On May 1, 1947, the operating assets of Edward Don & Company, a partnership, were transferred to the corporation and on that day, Stock Certificate 0 for 500,000 shares at $1 par value was issued to Edward Don & Company, a partnership. The record shows that this was a bona fide dollar for dollar transfer of assets from partnership to corporation. About this time, Edward discussed with his auditors the question of breaking up Certificate 0 and making stock distributions to the individual partners for estate planning purposes. Both sides agree that Rootberg, one of the auditors, advised against it at this time for the reason that the proposed distribution suggested by Edward was at a variance with the capital account and profit account owned by each party and thus the danger of tax consequences was present. Five years later, the same subject was brought up and under date of September 18, 1952, a memorandum concerning Federal gift tax and Federal estate tax was prepared and forwarded to all members of the partnership. By an assignment dated April 30, 1952, the partnership assigned Certificate 0 with all partners signing the transfer and the certification at the bottom that the transfer of the shares did not constitute a sale. In conformity with the specific terms of that assignment, Certificates 1-6 were then issued as follows:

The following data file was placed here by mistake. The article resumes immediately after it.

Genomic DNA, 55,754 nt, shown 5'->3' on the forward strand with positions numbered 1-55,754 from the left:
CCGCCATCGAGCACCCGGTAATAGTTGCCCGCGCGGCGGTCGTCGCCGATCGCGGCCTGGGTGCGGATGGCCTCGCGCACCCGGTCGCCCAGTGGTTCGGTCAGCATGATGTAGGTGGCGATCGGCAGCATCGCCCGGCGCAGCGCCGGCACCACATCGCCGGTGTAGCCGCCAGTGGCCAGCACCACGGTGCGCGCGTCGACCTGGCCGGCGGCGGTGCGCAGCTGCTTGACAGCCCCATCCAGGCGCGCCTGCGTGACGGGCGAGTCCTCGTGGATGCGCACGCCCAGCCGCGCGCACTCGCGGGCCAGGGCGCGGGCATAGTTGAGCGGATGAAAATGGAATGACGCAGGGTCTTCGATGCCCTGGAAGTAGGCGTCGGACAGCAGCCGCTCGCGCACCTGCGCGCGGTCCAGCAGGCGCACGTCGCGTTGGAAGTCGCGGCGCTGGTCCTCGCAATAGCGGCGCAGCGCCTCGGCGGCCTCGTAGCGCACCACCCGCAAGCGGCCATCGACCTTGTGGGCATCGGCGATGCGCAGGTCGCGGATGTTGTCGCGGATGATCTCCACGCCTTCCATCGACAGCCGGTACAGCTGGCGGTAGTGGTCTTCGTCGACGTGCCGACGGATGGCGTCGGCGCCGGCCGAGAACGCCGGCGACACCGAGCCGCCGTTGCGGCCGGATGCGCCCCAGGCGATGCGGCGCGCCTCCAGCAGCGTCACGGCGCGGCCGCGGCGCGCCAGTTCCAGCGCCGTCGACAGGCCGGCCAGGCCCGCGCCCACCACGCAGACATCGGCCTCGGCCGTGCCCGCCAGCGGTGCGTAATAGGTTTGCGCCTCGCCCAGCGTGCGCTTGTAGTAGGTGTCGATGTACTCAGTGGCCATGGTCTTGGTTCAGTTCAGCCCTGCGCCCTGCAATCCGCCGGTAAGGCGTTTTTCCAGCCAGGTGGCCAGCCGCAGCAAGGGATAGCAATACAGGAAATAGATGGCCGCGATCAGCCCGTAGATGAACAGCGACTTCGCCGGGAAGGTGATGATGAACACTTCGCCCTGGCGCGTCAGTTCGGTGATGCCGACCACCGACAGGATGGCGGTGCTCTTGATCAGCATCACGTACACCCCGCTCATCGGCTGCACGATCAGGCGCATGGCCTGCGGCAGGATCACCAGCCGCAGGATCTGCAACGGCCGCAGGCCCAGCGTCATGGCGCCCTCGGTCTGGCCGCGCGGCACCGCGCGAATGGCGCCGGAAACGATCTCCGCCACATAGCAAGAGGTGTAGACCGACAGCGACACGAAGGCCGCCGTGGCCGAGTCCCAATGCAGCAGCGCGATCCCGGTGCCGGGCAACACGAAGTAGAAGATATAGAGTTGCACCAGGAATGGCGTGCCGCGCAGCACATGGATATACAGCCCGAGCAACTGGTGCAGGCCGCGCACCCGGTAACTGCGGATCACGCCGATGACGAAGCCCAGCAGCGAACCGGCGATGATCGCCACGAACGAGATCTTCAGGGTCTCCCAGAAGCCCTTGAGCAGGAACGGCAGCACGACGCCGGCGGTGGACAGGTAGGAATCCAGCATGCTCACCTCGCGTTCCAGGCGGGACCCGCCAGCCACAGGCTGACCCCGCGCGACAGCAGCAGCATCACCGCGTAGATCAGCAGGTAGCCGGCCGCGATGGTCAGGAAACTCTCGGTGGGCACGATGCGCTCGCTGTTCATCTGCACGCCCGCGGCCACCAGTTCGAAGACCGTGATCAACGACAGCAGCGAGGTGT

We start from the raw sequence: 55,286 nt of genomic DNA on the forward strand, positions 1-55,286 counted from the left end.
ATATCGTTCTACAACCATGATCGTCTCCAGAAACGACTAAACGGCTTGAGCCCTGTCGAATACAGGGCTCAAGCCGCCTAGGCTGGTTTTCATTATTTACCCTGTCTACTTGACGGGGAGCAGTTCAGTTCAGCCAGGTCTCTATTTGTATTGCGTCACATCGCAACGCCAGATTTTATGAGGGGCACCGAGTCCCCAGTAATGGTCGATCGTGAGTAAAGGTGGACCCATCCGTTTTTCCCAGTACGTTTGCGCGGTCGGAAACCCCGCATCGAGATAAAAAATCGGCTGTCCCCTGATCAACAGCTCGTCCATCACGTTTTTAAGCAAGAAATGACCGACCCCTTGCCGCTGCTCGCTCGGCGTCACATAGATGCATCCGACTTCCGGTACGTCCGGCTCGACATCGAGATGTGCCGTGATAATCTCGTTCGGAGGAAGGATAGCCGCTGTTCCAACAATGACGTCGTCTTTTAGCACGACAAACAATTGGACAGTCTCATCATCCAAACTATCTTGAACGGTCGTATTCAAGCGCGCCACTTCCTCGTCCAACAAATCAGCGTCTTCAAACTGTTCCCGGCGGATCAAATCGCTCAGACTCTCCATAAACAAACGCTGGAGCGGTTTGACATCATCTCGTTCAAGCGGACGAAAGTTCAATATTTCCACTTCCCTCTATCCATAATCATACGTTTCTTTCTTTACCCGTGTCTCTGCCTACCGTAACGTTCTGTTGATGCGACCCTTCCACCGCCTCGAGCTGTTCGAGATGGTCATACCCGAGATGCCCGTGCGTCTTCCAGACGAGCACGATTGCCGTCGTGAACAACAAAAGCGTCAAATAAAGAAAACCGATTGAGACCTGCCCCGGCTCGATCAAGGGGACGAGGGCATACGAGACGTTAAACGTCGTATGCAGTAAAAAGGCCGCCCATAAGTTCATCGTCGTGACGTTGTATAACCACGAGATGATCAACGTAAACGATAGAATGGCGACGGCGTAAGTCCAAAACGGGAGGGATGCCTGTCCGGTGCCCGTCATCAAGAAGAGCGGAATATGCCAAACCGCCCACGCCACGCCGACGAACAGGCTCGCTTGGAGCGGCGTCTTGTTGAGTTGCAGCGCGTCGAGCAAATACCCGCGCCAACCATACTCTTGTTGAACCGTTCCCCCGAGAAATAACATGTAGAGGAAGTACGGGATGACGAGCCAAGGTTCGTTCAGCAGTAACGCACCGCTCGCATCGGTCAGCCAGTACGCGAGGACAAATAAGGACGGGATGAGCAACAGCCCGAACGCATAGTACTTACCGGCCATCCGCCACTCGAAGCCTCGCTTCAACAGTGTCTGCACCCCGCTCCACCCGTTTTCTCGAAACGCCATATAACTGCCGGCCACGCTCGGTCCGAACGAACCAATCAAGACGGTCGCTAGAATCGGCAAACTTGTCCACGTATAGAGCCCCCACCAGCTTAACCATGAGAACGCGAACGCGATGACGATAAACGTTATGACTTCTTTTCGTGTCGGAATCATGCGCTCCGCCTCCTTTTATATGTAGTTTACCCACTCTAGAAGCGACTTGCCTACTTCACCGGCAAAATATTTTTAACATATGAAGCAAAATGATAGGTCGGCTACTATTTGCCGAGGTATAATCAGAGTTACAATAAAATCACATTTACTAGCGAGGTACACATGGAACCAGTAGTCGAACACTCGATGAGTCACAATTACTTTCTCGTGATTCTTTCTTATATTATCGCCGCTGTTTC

Certificate 1 Edward Don and Irene Don 310,000 shares (62%)

Certificate 2 Julius K. Don and Charlotte Don ...